Throughout the teens, the Mabel Condon Exchange grew in size and reputation. In September 1916, according to Motography, Shipman went to New York City to open an East Coast branch of the firm (“Join Condon Exchange” 619). Condon took a highly publicized, extended trip to New York in 1917 to hire new employees and secure new clients for the East Coast office. It seems likely that she traded on her longstanding relationship with Motography in this new venture, as her office in New York was located just two floors below her former employer. Condon once again became affiliated with the journal when she became its West Coast representative in 1917. The same year, Motion Picture News called the Mabel Condon Exchange “one of the largest publicity and engagement bureaus in Los Angeles” (“Mabel Condon Will Visit” 2889). The firm managed a number of important stars and filmmakers of the day, including Russell, Nell Shipman, Anita Stewart, William Duncan, Maude George, Bessie Love, and Helene Chadwick. A 1921 article in Picture-Play also attributed the success of Gloria Swanson to Condon, suggesting that it was she who introduced Swanson to director Cecil B. De Mille (Brynn 99).
In November 1923, Condon married Russell Juarez Birdwell, an advertising executive and publicist, with whom she later had a son, Russell Jr., and a daughter, Joan. Between the birth of her first child in 1924 and the mid-1930s, it seems that Condon closed her business to raise her children full-time, as there are almost no references to Condon or her exchange in the trade press during that time. In the mid-1930s, Condon used her new identity as a mother and homemaker to re-launch her publicity career. In 1936, she took a four-month long trip to Asia, producing at the end of it a book entitled Housewife Abroad. She timed the release of her book with the opening of a new publicity venture, the Mabel Condon Agency, which was much publicized in trade journals and Los Angeles newspapers. Stationary from 1937 indicates that her new firm had offices in Beverly Hills and Singapore. Whether Condon’s new firm was ultimately successful remains unclear, however. Condon’s name, once ubiquitous in the pages of industry publications, rarely comes up during this period. Instead, it seems that during the 1930s and 1940s, her career was often overshadowed by that of her husband, who became head of publicity for David O. Selznick in the mid-1930s and later opened his own firm, Russell Birdwell and Associates. After her marriage, mentions of Condon often cited her relationship to Birdwell, who was frequently mentioned in the trade press between the 1930s and 1950s, suggesting that he was the better-known half of the couple during this period.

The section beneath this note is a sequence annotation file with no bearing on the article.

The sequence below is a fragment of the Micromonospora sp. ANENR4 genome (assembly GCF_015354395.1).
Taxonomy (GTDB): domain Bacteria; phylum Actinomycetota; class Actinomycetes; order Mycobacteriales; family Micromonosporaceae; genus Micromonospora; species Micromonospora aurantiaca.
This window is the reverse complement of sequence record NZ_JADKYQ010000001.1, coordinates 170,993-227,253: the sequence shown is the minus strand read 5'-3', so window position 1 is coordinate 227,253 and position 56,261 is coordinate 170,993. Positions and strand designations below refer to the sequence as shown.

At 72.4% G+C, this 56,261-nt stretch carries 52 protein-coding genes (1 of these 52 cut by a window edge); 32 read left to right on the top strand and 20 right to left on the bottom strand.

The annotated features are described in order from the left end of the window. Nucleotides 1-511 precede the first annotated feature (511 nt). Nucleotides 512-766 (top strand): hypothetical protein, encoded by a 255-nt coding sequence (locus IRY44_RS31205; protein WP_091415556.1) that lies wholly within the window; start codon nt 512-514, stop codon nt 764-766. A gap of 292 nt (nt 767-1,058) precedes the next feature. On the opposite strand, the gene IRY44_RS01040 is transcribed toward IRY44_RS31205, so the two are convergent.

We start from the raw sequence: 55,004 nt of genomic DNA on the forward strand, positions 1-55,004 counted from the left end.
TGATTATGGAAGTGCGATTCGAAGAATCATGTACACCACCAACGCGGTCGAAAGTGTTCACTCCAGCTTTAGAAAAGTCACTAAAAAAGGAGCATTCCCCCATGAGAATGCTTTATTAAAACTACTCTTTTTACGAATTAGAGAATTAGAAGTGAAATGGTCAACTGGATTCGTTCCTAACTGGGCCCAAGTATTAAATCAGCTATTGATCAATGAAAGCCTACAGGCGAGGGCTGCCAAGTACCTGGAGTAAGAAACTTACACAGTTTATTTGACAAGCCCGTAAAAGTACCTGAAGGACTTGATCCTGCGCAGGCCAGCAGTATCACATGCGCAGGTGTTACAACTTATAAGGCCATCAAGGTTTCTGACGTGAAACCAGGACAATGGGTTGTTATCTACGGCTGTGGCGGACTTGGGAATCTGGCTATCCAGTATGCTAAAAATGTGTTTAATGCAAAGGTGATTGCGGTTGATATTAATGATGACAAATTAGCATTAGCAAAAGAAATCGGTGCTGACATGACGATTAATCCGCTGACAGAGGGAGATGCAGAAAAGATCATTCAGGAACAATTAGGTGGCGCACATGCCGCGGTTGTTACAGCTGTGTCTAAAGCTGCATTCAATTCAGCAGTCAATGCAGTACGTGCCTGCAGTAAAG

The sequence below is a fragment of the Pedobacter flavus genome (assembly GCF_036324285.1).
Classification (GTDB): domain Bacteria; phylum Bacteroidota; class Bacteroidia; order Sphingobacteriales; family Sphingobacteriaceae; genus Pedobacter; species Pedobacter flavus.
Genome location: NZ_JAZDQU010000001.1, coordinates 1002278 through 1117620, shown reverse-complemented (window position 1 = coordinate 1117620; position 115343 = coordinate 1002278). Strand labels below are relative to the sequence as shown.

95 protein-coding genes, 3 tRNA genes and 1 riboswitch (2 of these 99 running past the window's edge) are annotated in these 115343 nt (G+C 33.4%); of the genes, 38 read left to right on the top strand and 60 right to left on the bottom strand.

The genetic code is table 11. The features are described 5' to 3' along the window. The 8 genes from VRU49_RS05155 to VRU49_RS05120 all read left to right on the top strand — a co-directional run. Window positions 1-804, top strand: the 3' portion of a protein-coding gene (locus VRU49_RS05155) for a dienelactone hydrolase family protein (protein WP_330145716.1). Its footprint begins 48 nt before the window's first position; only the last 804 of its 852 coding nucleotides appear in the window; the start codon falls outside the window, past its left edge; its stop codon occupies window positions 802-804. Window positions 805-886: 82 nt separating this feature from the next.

Letters between the two, however, suggest that Birdwell frequently relied on Condon’s connections and advice in his work as a publicist, and that Condon played a crucial role in maintaining professional relationships with clients and the press in California when her husband spent extended periods on the East Coast. In 1944, Condon officially joined her husband’s advertising firm as a public relations executive. A draft of the press release announcing her new position indicates that she had been working for the company on a freelance basis before her official hire. She removed a line identifying her as “Mrs. Russell Birdwell” from the original draft of this release, and exclusively used her maiden name once at the firm, suggesting both that she did not wish to trade on her husband’s reputation and that her own name still had some currency in the 1940s. In a note to Condon on her first day in the 30 Rockefeller Plaza office of his agency, Birdwell acknowledged her contributions to the business that bore his name, welcoming her to the office they “created together” and predicting that it will be “more profitable than ever before” with her there (Birdwell n.p.).
It is not clear from Birdwell’s papers or from the press how long Condon worked at the agency, though reports of her death allude to a prolonged struggle with heart disease in her later years that may have removed her from her work. She died from a heart attack in 1965, at the age of seventy-one. Her obituary in the Los Angeles Times identified her only as “wife of publicist Russell Birdwell” and made no mention of her own career achievements (B15). A New York Times obituary also identified her first and foremost as Birdwell’s wife, but at least mentioned that she had been “a former writer and literary agent” (25). The trajectory of Condon’s life from celebrated film industry personality to “wife of publicist” is mirrored in her archival legacy, as much of what we know about Condon’s early career comes from the trade press, while almost all information about her later life comes from a collection of her husband’s papers. In both of these archives, we find evidence of a talented, creative woman who was incredibly passionate about her work and achieved immense success and recognition at a time when the contributions of other women to the field of film publicity were largely overlooked. Though she was not properly recognized by the press at the end of her life, and has so far been ignored by scholars, Mabel Condon and her many contributions to the film industry deserve to now be reinserted into film history.